Ravens quarterback Lamar Jackson will be just three days past his 24th birthday when the weight of the football world piggybacks him into Sunday's wild-card playoff game at Tennessee.

A unanimous MVP selection a year ago, Jackson is one of the greatest and most unusual young quarterbacks the NFL has ever seen. But he plays at a time when the bar has never sat higher for quarterbacks his age.

And, unfortunately, if he doesn't keep pace Sunday and beat the team that upset him as a No. 1 seed a year ago, all the amazing things he's done before turning 24 will be dismissed. The 30-7 record, the 68-18 touchdown-to-interception differential and the historic back-to-back 1,000-yard rushing seasons will be overshadowed by a dismal postseason stat that places him alongside Andy Dalton as the only quarterbacks to start their careers by losing playoff openers in three straight seasons.

No pressure, young fella.

No problem, says coach John Harbaugh, whose fifth-seeded Ravens are the quintessential "team nobody wants to face in the postseason." And that includes the No. 4 Titans, who used Derrick Henry and an opportunistic defense to steamroll the 14-2 Ravens in last year's divisional round.

"Lamar is a guy that can look tough situations squarely in the eye and try to figure out a way to overcome them," Harbaugh said. "He never gets too down about anything," including a 10-day isolation for testing positive for COVID-19 during the season.

Jackson, who has more turnovers (five) than touchdowns (three) in two playoff games, will need to figure out how to overcome his hiccups, especially going forward in the AFC.

The first 14-team NFL playoff field features six quarterbacks under the age of 27. Four of them – Jackson, Patrick Mahomes, Josh Allen and Baker Mayfield – are in the AFC.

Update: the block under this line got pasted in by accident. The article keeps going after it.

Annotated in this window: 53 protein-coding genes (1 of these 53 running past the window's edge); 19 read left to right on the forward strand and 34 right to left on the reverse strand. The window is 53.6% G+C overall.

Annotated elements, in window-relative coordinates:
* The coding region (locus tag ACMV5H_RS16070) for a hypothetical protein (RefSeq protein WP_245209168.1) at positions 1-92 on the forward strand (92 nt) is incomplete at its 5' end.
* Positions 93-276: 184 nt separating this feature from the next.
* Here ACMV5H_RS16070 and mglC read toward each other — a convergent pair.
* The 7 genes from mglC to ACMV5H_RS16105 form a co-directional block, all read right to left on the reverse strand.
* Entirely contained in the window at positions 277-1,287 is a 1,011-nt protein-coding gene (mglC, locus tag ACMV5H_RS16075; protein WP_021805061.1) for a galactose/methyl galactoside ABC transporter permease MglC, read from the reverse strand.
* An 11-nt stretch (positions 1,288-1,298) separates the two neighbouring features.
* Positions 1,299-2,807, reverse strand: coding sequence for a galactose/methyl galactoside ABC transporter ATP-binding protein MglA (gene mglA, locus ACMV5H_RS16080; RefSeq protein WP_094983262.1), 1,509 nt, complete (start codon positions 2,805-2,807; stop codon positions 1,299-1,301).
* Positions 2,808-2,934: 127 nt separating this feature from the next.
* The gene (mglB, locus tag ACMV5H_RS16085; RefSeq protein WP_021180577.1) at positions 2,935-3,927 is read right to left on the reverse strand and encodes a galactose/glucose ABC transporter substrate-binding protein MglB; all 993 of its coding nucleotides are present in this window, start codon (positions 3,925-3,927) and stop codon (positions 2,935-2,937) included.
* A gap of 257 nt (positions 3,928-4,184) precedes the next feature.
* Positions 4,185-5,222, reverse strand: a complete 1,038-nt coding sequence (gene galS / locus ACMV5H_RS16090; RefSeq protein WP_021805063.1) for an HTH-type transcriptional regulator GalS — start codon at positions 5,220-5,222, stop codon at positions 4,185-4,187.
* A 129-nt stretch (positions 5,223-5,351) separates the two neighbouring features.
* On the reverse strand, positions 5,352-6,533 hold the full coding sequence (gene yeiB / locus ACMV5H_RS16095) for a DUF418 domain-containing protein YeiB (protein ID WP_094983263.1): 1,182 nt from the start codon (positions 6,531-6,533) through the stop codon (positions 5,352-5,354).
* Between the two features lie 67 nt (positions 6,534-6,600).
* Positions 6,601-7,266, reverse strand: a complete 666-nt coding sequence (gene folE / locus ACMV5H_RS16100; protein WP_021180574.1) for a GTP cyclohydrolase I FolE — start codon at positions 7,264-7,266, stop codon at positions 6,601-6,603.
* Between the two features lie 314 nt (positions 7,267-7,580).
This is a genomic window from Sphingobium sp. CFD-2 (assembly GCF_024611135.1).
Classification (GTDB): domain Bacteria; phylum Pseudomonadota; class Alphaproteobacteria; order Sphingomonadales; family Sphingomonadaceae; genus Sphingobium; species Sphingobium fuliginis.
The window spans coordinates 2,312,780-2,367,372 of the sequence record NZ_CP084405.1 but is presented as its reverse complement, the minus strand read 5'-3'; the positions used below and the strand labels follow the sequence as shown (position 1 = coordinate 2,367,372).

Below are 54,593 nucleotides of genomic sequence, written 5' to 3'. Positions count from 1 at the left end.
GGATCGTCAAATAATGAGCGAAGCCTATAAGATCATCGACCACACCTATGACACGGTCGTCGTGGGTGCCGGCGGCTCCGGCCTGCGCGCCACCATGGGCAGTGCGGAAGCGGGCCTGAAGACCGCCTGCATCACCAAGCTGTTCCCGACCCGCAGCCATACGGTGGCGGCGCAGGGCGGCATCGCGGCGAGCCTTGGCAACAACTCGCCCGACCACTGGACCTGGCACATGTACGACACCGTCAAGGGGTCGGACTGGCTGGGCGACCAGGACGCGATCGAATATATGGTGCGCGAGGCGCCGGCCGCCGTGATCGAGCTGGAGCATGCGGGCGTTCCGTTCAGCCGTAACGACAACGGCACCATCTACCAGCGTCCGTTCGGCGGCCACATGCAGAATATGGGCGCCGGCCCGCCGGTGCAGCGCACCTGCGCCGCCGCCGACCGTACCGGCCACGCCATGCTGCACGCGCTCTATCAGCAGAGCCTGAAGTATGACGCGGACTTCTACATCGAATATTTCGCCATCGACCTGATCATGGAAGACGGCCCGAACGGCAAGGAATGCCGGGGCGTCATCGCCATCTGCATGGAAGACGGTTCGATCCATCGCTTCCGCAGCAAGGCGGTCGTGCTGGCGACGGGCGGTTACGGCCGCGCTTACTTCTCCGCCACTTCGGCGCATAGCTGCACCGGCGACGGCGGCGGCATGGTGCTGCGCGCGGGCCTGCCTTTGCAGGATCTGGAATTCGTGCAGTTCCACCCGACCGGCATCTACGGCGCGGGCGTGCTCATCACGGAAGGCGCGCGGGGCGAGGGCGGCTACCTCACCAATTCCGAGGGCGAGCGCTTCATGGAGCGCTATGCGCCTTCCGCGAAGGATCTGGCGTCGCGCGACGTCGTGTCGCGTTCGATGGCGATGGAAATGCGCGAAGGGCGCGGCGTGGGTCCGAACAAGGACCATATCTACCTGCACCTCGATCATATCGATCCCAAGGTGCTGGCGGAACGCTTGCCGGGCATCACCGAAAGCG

Meanwhile, the AFC also includes Deshaun Watson and promising rookies Justin Herbert, Tua Tagovailoa and Joe Burrow. And the top two picks in the 2021 draft belong to Jacksonville, who will undoubtedly select Trevor Lawrence, and the Jets, who also could select a quarterback.

The guess here – and risk of looking foolish come Sunday – is to say Jackson will rise to the occasion and join Mahomes as only the second quarterback to win a league and Super Bowl MVP before turning 25. Mahomes did it last season while helping the Chiefs win their first Super Bowl in 50 years.

As Ravens offensive coordinator Greg Roman put it, Jackson became the best player in the league again while leading Baltimore on a five-game season-ending winning streak – third-best in the playoffs behind the six-game winning streaks for Buffalo and Green Bay.

Needing to win their last five games, Baltimore went from 6-5 to 11-5 as Jackson completed 67% of his passes with 11 touchdowns and three interceptions. He also ran for 430 yards, a 7.7 average and four touchdowns.

On Dec. 14, Baltimore was trailing Cleveland on "Monday Night Football." Jackson was in the locker room getting treated for cramps.

He reappeared just in time to save the game twice in the last two minutes. On his first play back, he threw a 44-yard go-ahead touchdown pass on fourth-and-5. Later, he moved Baltimore into position for a 55-yard field goal with 2 seconds left.

This year's playoff field also features six quarterbacks on the other side of their 36th birthday. Four of them are in the NFC, including six-time Super Bowl champion Tom Brady (43) and presumed 2020 MVP Aaron Rodgers (37).

Will the NFC send one of its old guys to Tampa for Super Bowl LV on Feb. 7?

Yes. Rodgers.

Will the AFC send one of its young guns?

Yes. Jackson.

Final: Ravens 31, Packers 30.

No pressure, young man. No pressure at all.